Actress Joan Copeland, a longtime Amagansett and Manhattan homeowner who starred in television shows, films and Broadway musicals over the past 60 years, died in her sleep on January 4. She was 99.
She won a Drama Desk Award in 1981 for her theater performance in The American Clock, her film credits included the Oscar-nominated 1987 comedy Happy New Year, and among her TV appearances was a recurring role as Judge Rebecca Stein on Law & Order.
“From the time I was a little girl I had the stage bug,” she told The New York Times in 1981. “Perhaps I was unconsciously influenced by my brother. He had made it. I was desperate to get out of the dreariness I was living in.”
Born Joan Maxine Miller on June 1, 1922, Copeland was the daughter of a clothing manufacturer and schoolteacher. She was the younger sister of Kermit Miller, a salesman, and playwright Arthur Miller, who was married to Marilyn Monroe and won a Pulitzer Prize for Death of a Salesman.
After graduating from Abraham Lincoln High School in Brooklyn, she made her professional stage debut in 1945 as the titular female lead during a performance of William Shakespeare’s Romeo and Juliet at the Brooklyn Academy of Music. Her Broadway debut came three years later in Sundown Beach.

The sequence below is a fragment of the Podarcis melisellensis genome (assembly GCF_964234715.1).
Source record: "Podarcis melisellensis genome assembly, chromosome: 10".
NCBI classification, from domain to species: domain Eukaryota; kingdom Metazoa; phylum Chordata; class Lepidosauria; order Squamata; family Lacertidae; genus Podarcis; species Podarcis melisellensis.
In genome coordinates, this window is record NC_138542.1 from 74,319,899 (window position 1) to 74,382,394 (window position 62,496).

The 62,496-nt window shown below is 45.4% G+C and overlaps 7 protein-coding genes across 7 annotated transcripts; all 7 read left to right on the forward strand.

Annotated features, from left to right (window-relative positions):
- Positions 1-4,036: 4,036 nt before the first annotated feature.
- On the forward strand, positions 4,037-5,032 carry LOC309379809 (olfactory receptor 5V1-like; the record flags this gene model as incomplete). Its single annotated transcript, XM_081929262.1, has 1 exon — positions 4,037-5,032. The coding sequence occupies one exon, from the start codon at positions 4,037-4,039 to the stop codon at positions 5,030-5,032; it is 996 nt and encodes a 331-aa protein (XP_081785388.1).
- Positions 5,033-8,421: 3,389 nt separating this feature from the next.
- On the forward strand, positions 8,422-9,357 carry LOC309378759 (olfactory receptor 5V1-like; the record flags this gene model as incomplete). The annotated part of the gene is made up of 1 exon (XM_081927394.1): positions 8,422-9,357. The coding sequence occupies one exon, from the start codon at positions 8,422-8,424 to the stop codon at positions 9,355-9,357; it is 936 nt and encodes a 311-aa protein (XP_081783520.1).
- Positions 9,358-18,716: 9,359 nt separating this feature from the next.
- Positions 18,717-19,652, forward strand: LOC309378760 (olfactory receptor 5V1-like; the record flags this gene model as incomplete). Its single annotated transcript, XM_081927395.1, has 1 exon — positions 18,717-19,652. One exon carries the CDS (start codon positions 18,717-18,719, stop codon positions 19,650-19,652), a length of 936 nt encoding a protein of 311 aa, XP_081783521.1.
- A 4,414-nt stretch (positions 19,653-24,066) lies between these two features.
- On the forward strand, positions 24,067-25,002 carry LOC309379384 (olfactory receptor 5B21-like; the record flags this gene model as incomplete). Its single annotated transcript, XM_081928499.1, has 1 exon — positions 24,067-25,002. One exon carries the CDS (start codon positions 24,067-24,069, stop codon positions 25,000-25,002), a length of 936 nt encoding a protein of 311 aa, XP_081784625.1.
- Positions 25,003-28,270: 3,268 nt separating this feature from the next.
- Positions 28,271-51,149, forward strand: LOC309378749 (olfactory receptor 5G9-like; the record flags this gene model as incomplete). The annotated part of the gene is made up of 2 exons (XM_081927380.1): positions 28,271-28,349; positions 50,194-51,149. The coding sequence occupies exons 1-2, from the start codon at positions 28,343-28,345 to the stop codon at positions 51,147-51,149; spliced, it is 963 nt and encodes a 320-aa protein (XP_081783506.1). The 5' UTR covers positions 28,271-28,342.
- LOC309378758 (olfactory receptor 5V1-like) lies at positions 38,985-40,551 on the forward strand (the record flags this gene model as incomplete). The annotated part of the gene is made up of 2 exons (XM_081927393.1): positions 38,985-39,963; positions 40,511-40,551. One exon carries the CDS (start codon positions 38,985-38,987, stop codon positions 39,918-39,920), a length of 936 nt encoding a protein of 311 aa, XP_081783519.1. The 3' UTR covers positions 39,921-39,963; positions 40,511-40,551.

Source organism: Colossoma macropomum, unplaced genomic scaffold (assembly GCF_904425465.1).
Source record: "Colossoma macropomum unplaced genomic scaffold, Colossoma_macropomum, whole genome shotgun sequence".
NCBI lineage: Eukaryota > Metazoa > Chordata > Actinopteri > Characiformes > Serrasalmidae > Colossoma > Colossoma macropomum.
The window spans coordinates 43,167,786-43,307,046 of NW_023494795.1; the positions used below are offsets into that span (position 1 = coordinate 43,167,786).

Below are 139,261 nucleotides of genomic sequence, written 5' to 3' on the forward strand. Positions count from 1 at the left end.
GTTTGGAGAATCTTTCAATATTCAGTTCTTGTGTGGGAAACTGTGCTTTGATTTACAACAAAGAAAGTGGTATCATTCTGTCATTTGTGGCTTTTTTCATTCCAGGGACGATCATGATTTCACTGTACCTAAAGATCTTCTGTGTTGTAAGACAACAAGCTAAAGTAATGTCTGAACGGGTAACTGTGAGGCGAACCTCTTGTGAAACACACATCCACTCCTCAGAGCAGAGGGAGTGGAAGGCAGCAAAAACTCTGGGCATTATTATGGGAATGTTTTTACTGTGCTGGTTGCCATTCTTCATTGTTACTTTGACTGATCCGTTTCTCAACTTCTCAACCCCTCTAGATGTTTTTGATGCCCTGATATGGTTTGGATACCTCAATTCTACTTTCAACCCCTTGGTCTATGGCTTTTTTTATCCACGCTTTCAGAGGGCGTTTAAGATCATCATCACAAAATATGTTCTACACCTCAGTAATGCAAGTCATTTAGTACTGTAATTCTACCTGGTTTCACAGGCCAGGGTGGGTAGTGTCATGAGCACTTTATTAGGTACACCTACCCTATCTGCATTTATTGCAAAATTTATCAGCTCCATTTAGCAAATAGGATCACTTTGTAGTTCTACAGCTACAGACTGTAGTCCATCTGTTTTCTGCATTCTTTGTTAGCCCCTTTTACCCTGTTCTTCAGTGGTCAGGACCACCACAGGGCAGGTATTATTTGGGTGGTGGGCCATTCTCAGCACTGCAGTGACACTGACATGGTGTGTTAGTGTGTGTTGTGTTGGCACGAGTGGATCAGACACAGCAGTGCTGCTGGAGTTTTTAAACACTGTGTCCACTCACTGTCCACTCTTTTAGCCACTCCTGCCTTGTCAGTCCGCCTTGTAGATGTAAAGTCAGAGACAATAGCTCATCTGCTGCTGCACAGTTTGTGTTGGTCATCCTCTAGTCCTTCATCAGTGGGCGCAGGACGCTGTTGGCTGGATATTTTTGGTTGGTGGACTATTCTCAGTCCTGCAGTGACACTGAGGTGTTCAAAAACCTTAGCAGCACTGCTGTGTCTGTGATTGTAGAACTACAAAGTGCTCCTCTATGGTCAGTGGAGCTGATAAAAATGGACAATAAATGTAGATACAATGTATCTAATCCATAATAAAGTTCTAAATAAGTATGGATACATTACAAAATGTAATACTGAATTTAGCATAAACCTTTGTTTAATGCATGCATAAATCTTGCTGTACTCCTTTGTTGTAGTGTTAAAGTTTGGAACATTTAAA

While she appeared in more than a dozen films — her first was in 1958’s The Goddess, about Monroe — she preferred the stage and TV. Soaps in which she appeared included Search for Tomorrow, One Life to Live and As the World Turns. She had also made cameos on shows ranging from All In The Family to ER.
Although she made a name for herself on her own, her career sometimes dovetailed with that of her brother, who wrote the play The American Clock for which her performance earned honors. She was among the first members of The Actors Studio, a professional organization and drama school, and won an Obie Award in 1991 for role in The American Plan, one of her many off-Broadway performances. She was nominated for another Drama Desk Award for the 1976 revival of the musical Pal Joey. And she was Katharine Hepburn’s standby as Coco Chanel in the 1969 musical Coco.
Her final film role was as a nun in the 2011 short Love Is Like Life But Longer. That year, Joan’s Show — a one-woman musical about her life directed by Joel Vig — had an off-Broadway run.
Copeland was married for 43 years to George J. Kupchik, an engineer and dean of the School of Health Sciences at Hunter College who died of lung cancer in 1989 at age 74.
She is also predeceased by her two brothers. She is survived by her son Eric and niece Rebecca Miller, a filmmaker married to actor Daniel Day-Lewis. Funeral information was not immediately available.